Marketing automation tools empower marketers to create high-return campaigns that have a specific message based on a prospect’s needs. Using targeted messages coupled with strong content, marketers can effectively engage and escort leads down the buying cycle to a sale.
Campaigns are most effective when both content and message speak directly to the buyer’s needs. This means multiple campaigns are essential to address different (specific) needs. Each campaign focuses on leads that are grouped together based on their pain points.
Grouping or segmenting leads is the process of defining and subdividing leads into clearly identifiable slices that have similar needs, wants or demand characteristics. Two market segmentation strategies are using behavioral information (think digital body language) and using demographic information (think company size, industry and so on).
This is such a simple concept, but when the rubber hits the road, building and managing segments is rather complex. Here are three main reasons why segmentation often fails — and what you can do to solve the problem.
1. Lack of a data governance strategy
Data governance is a cornerstone to success in today’s digital world, where marketing automation is king. It comprises a collection of practices, policies and procedures, and it guides how an organization collects, manages and uses data.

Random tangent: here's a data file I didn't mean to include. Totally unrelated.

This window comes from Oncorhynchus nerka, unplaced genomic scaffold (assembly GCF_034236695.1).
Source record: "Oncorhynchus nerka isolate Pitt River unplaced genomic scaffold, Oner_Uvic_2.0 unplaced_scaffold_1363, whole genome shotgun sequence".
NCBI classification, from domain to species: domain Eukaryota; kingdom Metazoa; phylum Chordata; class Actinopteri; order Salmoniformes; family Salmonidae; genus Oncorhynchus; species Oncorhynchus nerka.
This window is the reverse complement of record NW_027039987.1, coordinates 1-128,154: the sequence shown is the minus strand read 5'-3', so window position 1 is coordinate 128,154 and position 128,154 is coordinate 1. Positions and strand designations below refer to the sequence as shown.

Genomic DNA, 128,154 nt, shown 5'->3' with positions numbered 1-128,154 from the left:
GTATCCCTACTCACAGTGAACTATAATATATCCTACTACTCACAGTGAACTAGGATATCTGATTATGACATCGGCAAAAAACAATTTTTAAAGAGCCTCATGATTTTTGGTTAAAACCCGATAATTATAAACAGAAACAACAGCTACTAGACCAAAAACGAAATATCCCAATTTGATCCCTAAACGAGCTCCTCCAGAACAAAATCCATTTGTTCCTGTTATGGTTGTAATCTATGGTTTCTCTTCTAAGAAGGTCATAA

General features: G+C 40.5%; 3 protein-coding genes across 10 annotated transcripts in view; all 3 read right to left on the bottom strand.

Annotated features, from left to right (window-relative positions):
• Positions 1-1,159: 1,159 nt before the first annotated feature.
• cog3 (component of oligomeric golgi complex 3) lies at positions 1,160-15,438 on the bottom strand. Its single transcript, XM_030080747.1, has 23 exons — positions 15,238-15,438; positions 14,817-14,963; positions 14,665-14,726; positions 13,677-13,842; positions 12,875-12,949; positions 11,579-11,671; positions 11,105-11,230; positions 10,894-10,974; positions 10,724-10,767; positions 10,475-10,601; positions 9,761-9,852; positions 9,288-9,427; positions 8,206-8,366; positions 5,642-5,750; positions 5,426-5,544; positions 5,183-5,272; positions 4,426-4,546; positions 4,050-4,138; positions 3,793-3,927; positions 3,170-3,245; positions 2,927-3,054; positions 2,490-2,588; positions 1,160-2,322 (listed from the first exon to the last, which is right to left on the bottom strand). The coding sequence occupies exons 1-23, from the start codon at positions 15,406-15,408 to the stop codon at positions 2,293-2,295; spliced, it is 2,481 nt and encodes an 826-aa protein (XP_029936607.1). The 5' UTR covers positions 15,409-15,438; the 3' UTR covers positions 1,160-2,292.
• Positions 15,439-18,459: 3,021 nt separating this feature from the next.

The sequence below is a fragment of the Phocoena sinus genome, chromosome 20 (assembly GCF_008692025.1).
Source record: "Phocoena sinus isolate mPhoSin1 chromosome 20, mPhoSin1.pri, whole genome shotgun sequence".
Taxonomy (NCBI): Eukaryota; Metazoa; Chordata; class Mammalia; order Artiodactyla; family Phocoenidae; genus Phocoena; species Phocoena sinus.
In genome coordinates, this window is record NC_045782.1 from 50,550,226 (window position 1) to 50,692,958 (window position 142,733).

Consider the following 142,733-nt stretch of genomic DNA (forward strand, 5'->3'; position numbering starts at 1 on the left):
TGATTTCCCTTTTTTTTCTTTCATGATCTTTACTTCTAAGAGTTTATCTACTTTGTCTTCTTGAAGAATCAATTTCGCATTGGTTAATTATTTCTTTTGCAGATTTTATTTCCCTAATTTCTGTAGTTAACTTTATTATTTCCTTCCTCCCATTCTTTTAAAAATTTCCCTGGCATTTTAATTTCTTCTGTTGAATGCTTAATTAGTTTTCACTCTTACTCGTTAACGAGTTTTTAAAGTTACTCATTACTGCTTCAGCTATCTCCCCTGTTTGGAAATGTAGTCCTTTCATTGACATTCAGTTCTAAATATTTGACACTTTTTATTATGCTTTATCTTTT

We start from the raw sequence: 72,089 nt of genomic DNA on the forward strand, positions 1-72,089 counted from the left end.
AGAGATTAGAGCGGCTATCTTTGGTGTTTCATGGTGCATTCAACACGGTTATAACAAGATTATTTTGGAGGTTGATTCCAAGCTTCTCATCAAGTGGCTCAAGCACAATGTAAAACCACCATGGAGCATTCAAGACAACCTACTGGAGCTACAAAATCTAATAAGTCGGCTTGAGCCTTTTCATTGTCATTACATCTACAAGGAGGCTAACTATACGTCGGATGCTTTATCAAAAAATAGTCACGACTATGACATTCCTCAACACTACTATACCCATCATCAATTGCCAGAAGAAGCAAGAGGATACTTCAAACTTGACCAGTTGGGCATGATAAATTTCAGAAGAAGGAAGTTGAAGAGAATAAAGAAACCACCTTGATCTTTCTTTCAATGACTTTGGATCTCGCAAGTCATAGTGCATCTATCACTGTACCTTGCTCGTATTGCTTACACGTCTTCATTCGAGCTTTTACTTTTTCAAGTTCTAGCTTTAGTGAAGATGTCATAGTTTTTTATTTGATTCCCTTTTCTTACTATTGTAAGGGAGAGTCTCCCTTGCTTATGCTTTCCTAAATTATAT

Data governance that is forward-thinking and not reactive focuses on ensuring all marketing data is accessible and understandable. Its policies and processes make sure lead data is securely maintained, while its practices make sure this data is structured for analytics.
Without a data governance strategy, the ability to create accurate segments takes a big hit. That’s because it’s difficult to accurately build a segment based on data that might be inaccurate, inconsistent or stored in such a way that it’s almost impossible to interrogate.
What you can do to solve it?
- Define which data elements are needed for your segmentation — You don’t need to group on everything you collect. For example, age may be critical when grouping for car preferences, but not at all for type of business furniture.
- Establish and support the role of a Data Steward — There should be resources responsible for data standardization and segmentation; this can be a single resource, a cross-functional team or a governance body.
- Establish a data management strategy — Build a plan to normalize your database and manage database growth.
- Establish a database health baseline.
- Define and communicate your data processes — Get buy-in on the importance of data health.
- Monitor, learn and adjust — Monitor segmentation effectiveness, email deliverability and opportunity for pipeline growth, and then optimize based on what you learn
2. Data is not standardized
Many times, the data we want to segment on is confusing. Data in fields like industry, job role and company size have no consistency.
Think about a job title, for example: If some leads have data that show CIO, others that show C.I.O. and still others that show Chief Information Officer, it’s nearly impossible to build accurate segments.